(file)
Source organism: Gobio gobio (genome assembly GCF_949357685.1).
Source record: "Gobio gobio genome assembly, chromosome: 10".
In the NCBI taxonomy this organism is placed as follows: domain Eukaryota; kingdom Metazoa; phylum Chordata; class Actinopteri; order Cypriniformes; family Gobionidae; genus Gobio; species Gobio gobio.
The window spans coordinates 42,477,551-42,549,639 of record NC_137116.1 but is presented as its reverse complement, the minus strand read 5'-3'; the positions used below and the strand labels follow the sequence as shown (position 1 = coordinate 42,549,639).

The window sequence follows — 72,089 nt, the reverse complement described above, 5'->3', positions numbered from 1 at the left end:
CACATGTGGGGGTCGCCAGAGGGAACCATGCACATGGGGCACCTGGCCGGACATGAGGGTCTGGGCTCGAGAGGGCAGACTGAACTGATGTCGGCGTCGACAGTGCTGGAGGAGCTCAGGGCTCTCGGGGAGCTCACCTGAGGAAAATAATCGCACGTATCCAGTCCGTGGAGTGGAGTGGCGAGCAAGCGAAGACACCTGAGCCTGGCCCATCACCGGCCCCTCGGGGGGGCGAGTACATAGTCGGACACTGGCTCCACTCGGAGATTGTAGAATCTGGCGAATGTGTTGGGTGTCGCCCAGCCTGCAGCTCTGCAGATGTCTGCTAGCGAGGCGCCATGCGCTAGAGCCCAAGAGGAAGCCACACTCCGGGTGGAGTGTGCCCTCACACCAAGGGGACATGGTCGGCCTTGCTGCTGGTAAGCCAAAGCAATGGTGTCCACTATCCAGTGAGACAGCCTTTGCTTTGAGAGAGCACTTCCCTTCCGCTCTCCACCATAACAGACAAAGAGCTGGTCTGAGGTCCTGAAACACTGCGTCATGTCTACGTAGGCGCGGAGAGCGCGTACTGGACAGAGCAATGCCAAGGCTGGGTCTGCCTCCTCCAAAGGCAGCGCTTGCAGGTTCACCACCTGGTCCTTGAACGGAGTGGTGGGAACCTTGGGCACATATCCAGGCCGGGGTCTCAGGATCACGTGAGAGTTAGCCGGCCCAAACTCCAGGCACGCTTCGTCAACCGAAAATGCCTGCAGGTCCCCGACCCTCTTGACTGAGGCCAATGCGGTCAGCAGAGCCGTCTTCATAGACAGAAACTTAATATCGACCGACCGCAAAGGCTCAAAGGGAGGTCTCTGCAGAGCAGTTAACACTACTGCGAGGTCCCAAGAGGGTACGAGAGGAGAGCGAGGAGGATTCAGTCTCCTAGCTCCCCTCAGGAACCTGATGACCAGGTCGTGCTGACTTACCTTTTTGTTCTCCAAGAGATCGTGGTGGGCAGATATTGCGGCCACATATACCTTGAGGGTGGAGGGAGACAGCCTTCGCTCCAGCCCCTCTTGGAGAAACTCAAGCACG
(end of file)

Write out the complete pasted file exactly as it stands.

Source organism: Gobio gobio (genome assembly GCF_949357685.1).
Source record: "Gobio gobio genome assembly, chromosome: 10".
In the NCBI taxonomy this organism is placed as follows: domain Eukaryota; kingdom Metazoa; phylum Chordata; class Actinopteri; order Cypriniformes; family Gobionidae; genus Gobio; species Gobio gobio.
The window spans coordinates 42,477,551-42,549,639 of record NC_137116.1 but is presented as its reverse complement, the minus strand read 5'-3'; the positions used below and the strand labels follow the sequence as shown (position 1 = coordinate 42,549,639).

The window sequence follows — 72,089 nt, the reverse complement described above, 5'->3', positions numbered from 1 at the left end:
CACATGTGGGGGTCGCCAGAGGGAACCATGCACATGGGGCACCTGGCCGGACATGAGGGTCTGGGCTCGAGAGGGCAGACTGAACTGATGTCGGCGTCGACAGTGCTGGAGGAGCTCAGGGCTCTCGGGGAGCTCACCTGAGGAAAATAATCGCACGTATCCAGTCCGTGGAGTGGAGTGGCGAGCAAGCGAAGACACCTGAGCCTGGCCCATCACCGGCCCCTCGGGGGGGCGAGTACATAGTCGGACACTGGCTCCACTCGGAGATTGTAGAATCTGGCGAATGTGTTGGGTGTCGCCCAGCCTGCAGCTCTGCAGATGTCTGCTAGCGAGGCGCCATGCGCTAGAGCCCAAGAGGAAGCCACACTCCGGGTGGAGTGTGCCCTCACACCAAGGGGACATGGTCGGCCTTGCTGCTGGTAAGCCAAAGCAATGGTGTCCACTATCCAGTGAGACAGCCTTTGCTTTGAGAGAGCACTTCCCTTCCGCTCTCCACCATAACAGACAAAGAGCTGGTCTGAGGTCCTGAAACACTGCGTCATGTCTACGTAGGCGCGGAGAGCGCGTACTGGACAGAGCAATGCCAAGGCTGGGTCTGCCTCCTCCAAAGGCAGCGCTTGCAGGTTCACCACCTGGTCCTTGAACGGAGTGGTGGGAACCTTGGGCACATATCCAGGCCGGGGTCTCAGGATCACGTGAGAGTTAGCCGGCCCAAACTCCAGGCACGCTTCGTCAACCGAAAATGCCTGCAGGTCCCCGACCCTCTTGACTGAGGCCAATGCGGTCAGCAGAGCCGTCTTCATAGACAGAAACTTAATATCGACCGACCGCAAAGGCTCAAAGGGAGGTCTCTGCAGAGCAGTTAACACTACTGCGAGGTCCCAAGAGGGTACGAGAGGAGAGCGAGGAGGATTCAGTCTCCTAGCTCCCCTCAGGAACCTGATGACCAGGTCGTGCTGACTTACCTTTTTGTTCTCCAAGAGATCGTGGTGGGCAGATATTGCGGCCACATATACCTTGAGGGTGGAGGGAGACAGCCTTCGCTCCAGCCCCTCTTGGAGAAACTCAAGCACG